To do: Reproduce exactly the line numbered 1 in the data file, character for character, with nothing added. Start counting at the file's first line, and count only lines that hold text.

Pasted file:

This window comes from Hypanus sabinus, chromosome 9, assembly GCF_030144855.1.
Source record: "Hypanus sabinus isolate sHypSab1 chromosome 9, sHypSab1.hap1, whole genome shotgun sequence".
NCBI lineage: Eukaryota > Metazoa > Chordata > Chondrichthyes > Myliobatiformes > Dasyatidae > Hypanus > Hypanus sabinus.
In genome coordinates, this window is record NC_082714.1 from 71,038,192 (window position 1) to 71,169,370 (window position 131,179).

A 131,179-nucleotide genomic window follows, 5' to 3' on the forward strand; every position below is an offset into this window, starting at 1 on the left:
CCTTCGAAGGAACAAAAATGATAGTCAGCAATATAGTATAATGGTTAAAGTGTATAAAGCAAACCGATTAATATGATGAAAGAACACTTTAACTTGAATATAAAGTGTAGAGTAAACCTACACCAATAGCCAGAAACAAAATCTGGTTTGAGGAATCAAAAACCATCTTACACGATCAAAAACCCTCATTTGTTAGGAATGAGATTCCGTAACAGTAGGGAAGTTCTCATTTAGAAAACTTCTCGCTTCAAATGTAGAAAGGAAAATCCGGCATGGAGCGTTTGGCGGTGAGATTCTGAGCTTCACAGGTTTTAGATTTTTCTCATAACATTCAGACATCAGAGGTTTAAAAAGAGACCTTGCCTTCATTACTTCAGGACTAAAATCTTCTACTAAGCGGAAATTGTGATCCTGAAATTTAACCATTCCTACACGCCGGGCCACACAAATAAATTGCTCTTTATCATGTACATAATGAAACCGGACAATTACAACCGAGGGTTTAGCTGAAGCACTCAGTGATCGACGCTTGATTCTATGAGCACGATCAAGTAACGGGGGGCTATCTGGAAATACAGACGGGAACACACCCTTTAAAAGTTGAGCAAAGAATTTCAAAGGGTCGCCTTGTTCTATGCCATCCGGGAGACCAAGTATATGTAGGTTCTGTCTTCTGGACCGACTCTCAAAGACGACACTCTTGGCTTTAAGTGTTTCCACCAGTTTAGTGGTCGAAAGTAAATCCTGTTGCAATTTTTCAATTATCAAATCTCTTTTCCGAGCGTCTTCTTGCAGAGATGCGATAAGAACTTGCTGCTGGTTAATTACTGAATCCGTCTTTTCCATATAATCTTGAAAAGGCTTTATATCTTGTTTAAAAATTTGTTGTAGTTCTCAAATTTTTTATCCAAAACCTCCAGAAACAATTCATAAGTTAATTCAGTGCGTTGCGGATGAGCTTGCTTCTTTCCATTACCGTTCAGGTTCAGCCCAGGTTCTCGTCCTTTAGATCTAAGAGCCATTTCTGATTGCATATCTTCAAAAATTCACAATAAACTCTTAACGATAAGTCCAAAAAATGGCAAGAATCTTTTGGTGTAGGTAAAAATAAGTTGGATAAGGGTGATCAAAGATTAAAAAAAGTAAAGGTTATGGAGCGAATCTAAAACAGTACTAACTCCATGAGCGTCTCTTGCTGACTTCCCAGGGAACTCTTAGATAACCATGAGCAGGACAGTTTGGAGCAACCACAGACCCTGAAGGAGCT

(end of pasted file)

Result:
This window comes from Hypanus sabinus, chromosome 9, assembly GCF_030144855.1.